In 1936 she spent time in Mankato during her mother’s illness. Following the funeral, she returned to New York to find her husband had suffered a stroke and needed constant care. They moved to California, where he died in 1942. The couple had no children.

Florence remained in California and taught piano and voice lessons. At a tea party, she met the novelist James M. Cain, author of The Postman Always Rings Twice and her devoted fan. They married in October 1947. Later they moved to Hyattsville, Maryland, where Florence began having health problems that kept her home bound for nearly 15 years before her death on May 5, 1966. She is buried in the Macbeth family plot in Glenwood Cemetery in Mankato.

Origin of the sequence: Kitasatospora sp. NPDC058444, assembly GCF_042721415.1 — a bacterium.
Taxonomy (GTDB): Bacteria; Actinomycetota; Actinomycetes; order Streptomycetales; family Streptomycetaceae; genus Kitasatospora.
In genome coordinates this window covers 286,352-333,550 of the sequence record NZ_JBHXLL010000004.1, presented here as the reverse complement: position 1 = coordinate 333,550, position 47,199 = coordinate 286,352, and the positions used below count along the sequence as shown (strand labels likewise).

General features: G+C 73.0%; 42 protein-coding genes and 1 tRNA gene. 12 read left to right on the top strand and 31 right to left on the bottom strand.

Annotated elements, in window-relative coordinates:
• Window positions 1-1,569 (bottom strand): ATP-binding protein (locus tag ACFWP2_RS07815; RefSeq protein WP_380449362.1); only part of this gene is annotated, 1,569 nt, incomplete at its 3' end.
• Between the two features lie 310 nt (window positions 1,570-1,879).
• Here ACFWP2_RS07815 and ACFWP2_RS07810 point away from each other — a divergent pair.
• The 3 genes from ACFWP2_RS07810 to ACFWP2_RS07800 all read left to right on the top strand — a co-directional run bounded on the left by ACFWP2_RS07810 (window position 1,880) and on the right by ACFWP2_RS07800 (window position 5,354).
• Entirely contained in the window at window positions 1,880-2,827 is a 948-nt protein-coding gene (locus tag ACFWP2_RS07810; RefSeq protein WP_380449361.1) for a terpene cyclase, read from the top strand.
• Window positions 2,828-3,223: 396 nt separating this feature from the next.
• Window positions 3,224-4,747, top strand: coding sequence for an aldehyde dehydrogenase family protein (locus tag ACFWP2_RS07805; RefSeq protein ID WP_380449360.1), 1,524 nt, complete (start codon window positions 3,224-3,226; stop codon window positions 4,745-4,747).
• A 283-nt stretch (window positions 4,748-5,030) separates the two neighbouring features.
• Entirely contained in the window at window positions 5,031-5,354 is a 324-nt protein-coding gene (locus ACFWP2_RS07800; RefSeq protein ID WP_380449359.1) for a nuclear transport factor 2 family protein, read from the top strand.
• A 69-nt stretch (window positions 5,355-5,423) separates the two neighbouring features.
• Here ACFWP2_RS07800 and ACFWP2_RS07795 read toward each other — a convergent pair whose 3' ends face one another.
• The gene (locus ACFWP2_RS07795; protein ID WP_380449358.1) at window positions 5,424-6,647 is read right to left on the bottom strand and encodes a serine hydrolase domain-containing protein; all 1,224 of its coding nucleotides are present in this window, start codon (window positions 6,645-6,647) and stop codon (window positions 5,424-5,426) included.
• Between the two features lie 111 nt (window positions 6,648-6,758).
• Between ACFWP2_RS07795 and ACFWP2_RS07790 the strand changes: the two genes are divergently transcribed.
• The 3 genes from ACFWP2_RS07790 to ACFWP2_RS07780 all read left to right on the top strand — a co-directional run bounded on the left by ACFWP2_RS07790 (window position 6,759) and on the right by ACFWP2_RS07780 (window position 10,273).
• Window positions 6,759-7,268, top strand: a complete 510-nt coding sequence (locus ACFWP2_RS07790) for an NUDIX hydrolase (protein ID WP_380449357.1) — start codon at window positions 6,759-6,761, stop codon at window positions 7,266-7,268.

Coming Home

Macbeth was the childhood friend of Mankato’s literary daughter, Maud Hart Lovelace. Both women left to follow their dreams and both carried such fond childhood memories of their hometown that they requested to be buried in Mankato.

“It is all home, the place where I was born, where I dreamed dreams that came true, and where, when my time comes to pass, I shall come to sleep near dear ones and dear friends, and that is a serene comfort,” she wrote in 1952.